These characters express a generational anxiety about aging, whether it’s a frustration with kids these days, fear of becoming obsolete, or exasperation at all this newfangled technology. Tulsa King, for example, turns all of these tropes into comedic running gags, while they linger, acknowledged but mostly not dwelt upon, in the background of Bridges’s life in Old Man. It’s a concern, but a concern held lightly, and mostly with dignity, masking the greater power struggle they face.

After all, every generation faces a reckoning with old age and has to negotiate its own fantasy of maintaining power and relevance. While horror movies of late have dealt with anxiety about old age by treating aging itself as a kind of unstoppable horror villain, the old maniverse gives us confident, powerful men who simply eye-roll at their advancing age and get on with it. (This shrug was almost literal in Bridges’s case. In 2020, he was diagnosed with non-Hodgkin’s lymphoma, which required him to step away from filming The Old Man, complete cancer treatment, survive Covid, and then resume filming, shaken but not deterred.)

This approach to generational difference, too, is a fantasy about power: how it’s held and how it’s earned. These narratives frame their protagonists’ traditionalist paradigms as an existential conflict between themselves and the modern world. While other beloved shows like Stranger Things express their nostalgia by transporting us back in time, shows like Yellowstone and its ilk express their longing for a different age by constantly reinforcing their worldviews and refusing to allow much of an alternative. These aren’t shows that address systemic change because they don’t think systemically at all; they align with individualism at all costs. That their (white, male, boomer) protagonists may have benefited from the American system is, well, not really something worth investigating.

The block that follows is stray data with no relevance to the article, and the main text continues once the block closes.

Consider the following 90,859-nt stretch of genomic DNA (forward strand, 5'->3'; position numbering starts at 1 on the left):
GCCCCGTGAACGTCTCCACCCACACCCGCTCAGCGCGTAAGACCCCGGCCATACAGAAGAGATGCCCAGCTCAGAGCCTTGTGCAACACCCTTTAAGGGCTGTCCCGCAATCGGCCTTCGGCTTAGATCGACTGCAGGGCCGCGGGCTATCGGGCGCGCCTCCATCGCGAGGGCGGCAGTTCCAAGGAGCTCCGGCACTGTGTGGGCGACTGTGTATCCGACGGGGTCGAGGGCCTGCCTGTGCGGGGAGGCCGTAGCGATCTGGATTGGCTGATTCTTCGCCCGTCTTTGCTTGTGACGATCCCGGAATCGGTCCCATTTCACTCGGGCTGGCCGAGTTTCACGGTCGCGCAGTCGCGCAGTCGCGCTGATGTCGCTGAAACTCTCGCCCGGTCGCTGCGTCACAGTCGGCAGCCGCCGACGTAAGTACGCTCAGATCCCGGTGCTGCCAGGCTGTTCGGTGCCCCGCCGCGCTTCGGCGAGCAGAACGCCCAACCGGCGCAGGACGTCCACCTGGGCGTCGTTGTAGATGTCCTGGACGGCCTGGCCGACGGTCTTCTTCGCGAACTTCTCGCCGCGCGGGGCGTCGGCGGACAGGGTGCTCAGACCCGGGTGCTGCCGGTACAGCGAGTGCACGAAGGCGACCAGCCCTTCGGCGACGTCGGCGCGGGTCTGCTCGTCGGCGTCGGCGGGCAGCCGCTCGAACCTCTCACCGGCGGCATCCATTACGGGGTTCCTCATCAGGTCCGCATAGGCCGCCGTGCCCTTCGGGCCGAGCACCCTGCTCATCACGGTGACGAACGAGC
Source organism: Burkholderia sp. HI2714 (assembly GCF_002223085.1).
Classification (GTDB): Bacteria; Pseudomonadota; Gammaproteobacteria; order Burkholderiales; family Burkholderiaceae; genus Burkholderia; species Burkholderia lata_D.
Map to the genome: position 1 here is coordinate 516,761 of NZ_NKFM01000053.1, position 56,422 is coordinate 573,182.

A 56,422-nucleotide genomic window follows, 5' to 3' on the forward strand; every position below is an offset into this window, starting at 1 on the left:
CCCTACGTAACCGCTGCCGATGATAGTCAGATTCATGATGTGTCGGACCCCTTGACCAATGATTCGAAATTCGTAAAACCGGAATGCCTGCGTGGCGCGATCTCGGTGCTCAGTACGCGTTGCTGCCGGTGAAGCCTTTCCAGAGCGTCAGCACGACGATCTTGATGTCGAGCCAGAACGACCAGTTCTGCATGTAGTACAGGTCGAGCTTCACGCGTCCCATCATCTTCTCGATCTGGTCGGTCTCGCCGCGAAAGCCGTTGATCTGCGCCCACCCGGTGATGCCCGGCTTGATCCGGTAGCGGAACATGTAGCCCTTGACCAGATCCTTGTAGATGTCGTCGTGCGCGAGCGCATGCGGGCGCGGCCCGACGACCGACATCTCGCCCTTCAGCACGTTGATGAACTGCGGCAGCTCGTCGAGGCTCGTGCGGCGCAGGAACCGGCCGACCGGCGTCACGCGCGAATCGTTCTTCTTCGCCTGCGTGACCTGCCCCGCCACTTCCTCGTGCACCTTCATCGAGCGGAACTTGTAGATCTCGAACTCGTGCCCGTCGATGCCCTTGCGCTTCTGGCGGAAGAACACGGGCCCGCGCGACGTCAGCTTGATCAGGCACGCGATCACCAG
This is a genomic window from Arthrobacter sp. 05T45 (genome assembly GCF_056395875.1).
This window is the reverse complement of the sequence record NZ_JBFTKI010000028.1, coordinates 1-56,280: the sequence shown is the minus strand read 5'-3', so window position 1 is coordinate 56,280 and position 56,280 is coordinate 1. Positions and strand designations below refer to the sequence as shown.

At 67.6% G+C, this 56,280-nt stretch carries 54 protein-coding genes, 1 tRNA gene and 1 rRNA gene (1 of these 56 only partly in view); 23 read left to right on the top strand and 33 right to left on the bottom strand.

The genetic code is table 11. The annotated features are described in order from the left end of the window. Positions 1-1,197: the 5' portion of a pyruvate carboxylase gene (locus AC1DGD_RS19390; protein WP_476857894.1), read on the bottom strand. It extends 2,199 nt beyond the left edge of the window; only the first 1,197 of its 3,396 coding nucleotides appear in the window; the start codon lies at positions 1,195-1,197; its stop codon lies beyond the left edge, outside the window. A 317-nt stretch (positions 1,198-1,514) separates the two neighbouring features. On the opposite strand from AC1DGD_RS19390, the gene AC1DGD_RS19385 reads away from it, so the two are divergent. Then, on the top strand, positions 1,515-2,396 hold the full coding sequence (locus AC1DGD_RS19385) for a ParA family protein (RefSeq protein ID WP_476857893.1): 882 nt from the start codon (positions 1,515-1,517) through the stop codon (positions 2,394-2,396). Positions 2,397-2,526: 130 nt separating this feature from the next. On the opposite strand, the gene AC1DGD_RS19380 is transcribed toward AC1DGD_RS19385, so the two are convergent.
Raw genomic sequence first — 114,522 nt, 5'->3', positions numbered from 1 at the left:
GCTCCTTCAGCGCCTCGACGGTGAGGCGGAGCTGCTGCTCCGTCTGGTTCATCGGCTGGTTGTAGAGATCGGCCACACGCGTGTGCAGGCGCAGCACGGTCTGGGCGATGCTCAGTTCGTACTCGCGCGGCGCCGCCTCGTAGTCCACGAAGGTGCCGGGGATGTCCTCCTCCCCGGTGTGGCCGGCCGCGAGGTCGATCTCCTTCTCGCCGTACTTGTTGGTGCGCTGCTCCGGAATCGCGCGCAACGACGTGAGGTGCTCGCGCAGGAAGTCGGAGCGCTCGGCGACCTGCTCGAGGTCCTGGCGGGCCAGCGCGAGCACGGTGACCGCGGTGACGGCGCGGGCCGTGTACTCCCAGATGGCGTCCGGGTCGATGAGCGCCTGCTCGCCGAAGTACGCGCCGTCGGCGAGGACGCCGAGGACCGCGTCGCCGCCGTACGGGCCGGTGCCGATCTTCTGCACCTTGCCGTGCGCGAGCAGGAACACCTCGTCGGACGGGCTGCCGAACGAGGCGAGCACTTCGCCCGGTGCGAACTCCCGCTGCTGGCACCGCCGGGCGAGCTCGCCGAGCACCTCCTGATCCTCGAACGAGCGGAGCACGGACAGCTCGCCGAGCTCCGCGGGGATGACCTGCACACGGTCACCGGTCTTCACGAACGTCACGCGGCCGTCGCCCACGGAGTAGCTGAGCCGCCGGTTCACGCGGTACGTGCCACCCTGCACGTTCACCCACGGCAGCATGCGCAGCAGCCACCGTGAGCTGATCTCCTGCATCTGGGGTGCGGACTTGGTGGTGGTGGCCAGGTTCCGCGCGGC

The appeal of that approach is clear. It only takes Stallone an episode and a half to begin complaining about his confusion over modern culture gone awry. “What the fuck is with the pronouns?” he chortles; he’s not entirely outraged, just condescendingly bemused at the rest of us, who haven’t yet figured out that foibles masquerading as societal rules don’t actually matter.

It’s too easy to label the appeal of these shows as simply that they’re “not woke,” however — their lure is something more primal. The Yellowstone model bespeaks a kind of return to 19th-century manifest destiny, but without any illusions that the American dream is about equal opportunity and egalitarianism. No, in these shows, it’s purely and simply about greed, fortune, and power. That may not hold much sway with millennials or Gen Z, but these shows’ ability to attract the older generations is undeniable. Why watch yet another diverse, polite, and bland Netflix ensemble when you could watch Kevin Costner punch his own son in the face and then blame his kid for getting punched? The brazenness, the lack of apology, and the braggadocio of it all are part of the fantasy. These aren’t the Roys of Succession’s upper-crust New York, coasting on faint veneers of respectability; these are the Duttons of Montana, by way of rugged prairie crossings and bloodshed, the one and only Manfredi of Oklahoma, by way of New York City and prison. They never needed your approval.

They already have something better: your undivided attention.